Anthem Blue Cross seeks to raise individual policyholders’ rates

The Anthem Blue Cross headquarters in Woodland Hills.
(David McNew / Getty Images)

California’s largest for-profit health insurer, Anthem Blue Cross, is seeking to raise rates an average of 18% for more than 630,000 individual policyholders, drawing scrutiny from regulators and the ire of consumers already struggling with soaring premiums.

Some Anthem customers may see rates rise as much as 25% in February under the company’s proposal at a time when medical inflation is running at historic lows nationwide.

The increases are among several others proposed by California insurers, including Aetna Inc. and Health Net Inc. California insurance regulators will take the next month to review whether these rate increases are warranted, but state officials don’t have the authority to reject them for being unreasonable.


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California Insurance Commissioner Dave Jones said insurers can expect a thorough review by his agency.

“It’s fair to say policyholders are dismayed time and time again at these rate increases they are forced to pay,” he said.

Anthem customer Ellie Podway, 55, of Pasadena said she and her husband received a letter the day before Thanksgiving informing them of a 14% rate increase to $881 a month, effective in February. Since 2010, Anthem has boosted the couple’s monthly premium 81%, she said.

“This is out of control,” Podway said. “You feel like you’re being sucker punched over and over.”

Anthem, a unit of Indianapolis insurance giant WellPoint Inc., isn’t alone in levying double-digit rate hikes.


Aetna, the nation’s third-largest health insurer, wants to boost premiums 19%, on average, for nearly 70,000 individual customers in California, effective in April. Woodland Hills insurer Health Net raised rates last month 14%, on average, for more than 30,000 individual policyholders and their dependents statewide. Blue Shield of California is expected to file for rate increases for individual customers next week.

Industrywide, health insurers have been helped by historically low increases in medical costs the last few years as consumers postponed doctor’s visits and other care to avoid out-of-pocket expenses in a sluggish economy. U.S. healthcare spending has grown less than 4% annually the last three years, according to government figures, the lowest rates in more than 50 years.

In its rate request, Anthem said its medical costs for this segment of the business are increasing nearly 11% and what it actually pays is rising 13.5% after adjusting for its portion after customer deductibles.

With those cost pressures, Anthem said that the profit margin on its individual insurance business in California is less than 1% this year and that it expects to lose money next year even with these proposed rate increases.

In addition to the 18% rate increase for about 630,000 customers, Anthem is seeking a separate rate hike of 15%, on average, for an additional 100,000 policyholders whose plans are regulated by the California Department of Managed Health Care. An agency spokeswoman said it is reviewing Anthem’s proposed rate increase and those of other companies.

“We share our members’ concerns over the rising cost of healthcare,” Anthem spokesman Darrel Ng said. “The economic downturn continues to lead many healthy individuals to avoid purchasing coverage or to drop coverage altogether, leaving an insured pool that utilizes significantly more services.”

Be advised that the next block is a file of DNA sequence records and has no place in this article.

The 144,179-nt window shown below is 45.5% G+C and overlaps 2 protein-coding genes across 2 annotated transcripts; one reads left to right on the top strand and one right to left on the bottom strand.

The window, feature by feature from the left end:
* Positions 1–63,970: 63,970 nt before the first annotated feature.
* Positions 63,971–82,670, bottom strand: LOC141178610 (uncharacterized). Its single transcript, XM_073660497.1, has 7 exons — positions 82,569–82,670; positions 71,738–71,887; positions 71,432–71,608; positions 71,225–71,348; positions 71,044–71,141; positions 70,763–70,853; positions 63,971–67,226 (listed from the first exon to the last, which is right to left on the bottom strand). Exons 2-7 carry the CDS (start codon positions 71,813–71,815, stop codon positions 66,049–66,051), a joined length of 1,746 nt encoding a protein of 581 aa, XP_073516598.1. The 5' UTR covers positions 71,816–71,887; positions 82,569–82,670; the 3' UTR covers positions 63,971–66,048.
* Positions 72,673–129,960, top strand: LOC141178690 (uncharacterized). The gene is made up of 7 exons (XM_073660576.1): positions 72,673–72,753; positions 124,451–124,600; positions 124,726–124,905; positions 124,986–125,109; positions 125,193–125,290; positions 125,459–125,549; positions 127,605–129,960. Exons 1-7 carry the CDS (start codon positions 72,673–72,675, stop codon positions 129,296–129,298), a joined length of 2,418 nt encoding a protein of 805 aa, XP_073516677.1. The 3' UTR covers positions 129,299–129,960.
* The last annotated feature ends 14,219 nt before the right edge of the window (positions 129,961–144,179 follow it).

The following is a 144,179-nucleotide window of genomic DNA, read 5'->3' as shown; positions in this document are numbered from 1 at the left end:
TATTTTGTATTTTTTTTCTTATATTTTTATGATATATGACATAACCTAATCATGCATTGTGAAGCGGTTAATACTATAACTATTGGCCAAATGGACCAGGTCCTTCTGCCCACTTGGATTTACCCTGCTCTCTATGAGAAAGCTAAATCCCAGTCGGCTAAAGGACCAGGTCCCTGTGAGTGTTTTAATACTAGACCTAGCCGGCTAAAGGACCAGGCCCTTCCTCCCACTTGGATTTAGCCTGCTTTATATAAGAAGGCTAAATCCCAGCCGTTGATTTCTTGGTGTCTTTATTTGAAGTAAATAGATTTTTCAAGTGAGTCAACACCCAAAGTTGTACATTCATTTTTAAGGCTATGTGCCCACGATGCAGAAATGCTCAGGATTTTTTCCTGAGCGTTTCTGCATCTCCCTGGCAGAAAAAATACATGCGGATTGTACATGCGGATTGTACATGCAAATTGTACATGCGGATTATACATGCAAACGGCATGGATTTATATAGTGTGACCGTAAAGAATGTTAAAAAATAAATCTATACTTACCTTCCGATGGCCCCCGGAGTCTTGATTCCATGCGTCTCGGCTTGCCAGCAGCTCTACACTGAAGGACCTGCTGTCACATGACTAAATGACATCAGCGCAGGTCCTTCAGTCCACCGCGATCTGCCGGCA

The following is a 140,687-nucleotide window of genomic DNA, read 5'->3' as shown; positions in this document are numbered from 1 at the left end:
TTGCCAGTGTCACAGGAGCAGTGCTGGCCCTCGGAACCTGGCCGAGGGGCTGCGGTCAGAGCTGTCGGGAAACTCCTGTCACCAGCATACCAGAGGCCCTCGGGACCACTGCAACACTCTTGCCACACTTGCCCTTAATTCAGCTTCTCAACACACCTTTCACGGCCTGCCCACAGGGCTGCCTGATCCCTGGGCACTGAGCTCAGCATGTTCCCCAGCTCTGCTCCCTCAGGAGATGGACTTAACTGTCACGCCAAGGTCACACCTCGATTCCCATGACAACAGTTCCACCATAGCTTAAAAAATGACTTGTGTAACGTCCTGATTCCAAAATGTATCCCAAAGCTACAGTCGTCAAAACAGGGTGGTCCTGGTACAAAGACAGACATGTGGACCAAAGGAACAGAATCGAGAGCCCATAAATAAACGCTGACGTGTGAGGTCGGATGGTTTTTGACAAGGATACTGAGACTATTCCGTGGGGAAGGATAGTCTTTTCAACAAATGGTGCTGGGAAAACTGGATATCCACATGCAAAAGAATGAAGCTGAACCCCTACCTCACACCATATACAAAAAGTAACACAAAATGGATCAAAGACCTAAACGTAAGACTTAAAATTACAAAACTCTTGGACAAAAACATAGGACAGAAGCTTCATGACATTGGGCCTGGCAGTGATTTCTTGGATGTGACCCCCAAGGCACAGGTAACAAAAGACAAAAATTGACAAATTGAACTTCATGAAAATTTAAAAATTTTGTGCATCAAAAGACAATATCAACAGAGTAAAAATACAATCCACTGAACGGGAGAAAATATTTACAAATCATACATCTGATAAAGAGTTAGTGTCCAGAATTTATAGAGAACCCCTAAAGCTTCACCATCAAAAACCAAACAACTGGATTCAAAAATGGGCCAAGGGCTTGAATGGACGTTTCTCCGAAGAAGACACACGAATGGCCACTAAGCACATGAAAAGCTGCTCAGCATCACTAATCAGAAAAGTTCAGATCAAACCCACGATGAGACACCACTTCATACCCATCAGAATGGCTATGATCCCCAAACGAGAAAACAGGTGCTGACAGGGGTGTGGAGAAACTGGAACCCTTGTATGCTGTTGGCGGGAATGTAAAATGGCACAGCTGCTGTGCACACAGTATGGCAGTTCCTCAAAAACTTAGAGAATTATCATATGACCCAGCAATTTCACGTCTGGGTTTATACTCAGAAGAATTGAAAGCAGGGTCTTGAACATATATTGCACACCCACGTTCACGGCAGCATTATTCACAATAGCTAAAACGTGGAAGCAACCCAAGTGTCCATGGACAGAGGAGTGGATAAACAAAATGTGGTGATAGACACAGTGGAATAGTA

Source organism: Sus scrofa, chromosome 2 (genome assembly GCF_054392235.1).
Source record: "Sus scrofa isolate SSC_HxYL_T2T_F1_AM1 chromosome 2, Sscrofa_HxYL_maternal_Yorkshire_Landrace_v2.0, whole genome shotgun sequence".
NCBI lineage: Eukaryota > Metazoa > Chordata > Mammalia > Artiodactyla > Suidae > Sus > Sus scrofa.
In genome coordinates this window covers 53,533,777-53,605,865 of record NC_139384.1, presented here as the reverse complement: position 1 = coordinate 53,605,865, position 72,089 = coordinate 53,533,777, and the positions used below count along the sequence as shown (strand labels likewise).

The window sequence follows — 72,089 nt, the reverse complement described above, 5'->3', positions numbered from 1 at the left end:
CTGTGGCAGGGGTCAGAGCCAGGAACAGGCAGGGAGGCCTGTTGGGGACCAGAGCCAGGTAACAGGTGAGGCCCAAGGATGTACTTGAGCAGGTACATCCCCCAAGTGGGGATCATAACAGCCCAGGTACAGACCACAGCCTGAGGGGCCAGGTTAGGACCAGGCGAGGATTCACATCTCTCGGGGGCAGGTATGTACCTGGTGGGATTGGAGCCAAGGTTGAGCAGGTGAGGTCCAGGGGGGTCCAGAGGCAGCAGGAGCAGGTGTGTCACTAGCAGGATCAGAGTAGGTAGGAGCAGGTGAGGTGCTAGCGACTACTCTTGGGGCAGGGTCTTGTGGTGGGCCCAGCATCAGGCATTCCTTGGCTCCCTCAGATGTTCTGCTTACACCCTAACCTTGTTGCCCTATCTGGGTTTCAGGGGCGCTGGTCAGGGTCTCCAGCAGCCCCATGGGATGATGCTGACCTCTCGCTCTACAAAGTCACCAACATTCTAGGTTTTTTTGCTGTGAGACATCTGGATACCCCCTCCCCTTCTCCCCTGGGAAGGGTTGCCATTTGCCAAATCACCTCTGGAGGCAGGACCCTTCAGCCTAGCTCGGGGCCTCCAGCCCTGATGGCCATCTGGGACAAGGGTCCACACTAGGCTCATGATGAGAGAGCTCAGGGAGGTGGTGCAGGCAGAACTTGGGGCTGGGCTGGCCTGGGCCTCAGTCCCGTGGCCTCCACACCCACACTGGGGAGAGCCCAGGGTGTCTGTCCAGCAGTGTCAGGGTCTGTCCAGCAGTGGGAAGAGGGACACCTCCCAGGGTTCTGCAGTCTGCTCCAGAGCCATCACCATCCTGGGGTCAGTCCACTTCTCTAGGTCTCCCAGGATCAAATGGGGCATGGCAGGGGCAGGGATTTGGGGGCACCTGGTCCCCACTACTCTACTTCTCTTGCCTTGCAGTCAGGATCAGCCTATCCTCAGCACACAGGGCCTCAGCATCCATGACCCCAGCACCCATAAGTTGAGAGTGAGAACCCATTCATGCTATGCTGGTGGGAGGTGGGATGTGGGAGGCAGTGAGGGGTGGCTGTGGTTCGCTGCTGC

Overall as a company, WellPoint has earned $2.2 billion in profit in the first nine months of this year and $2.6 billion in 2011. WellPoint runs Blue Cross plans in California and 13 other states.

In recent years, the rising cost of medical care and rate hikes for health insurance have been a major political issue that prompted congressional approval of President Obama’s Affordable Care Act, much of which takes effect in January 2014, and calls in California for tougher state regulation of health premiums.

Anthem tried to raise rates up to 39% in 2010, sparking national outrage and helping Obama win support for his healthcare law. Anthem was forced to back down and accepted maximum rate increases of 20%. This year Anthem raised premiums 8% to 14%, on average, for about 700,000 individual policyholders and their family members.

The state’s largest nonprofit health plan, Kaiser Permanente, is seeking an average increase of 8% for 220,422 customers, effective in January, according to state records. UnitedHealth Group Inc., the nation’s largest health insurer, said it is trying to raise premiums 10% for about 5,500 individual policyholders in January.

These increases would affect many of the 2 million Californians who buy individual policies, but not the majority of Californians who are insured through employer group plans.

California employers said their health benefit costs rose 5.5% in 2012, according to a survey by benefits consultant Mercer.


A ballot measure scheduled for November 2014 would give the California insurance commissioner the same authority to approve or reject health insurance rate increases that the department now has over property and auto policies. Consumer Watchdog, the Santa Monica group that in 1988 championed Proposition 103 — which enacted rate controls on those other types of insurance — had tried to get the health insurance measure on this year’s ballot.

Jamie Court, president of Consumer Watchdog, said the ballot initiative would enable the insurance commissioner to order refunds retroactive to November 2012 if health insurance rates are deemed excessive.

“Two years from now, the insurance companies might be writing big checks to consumers,” Court said.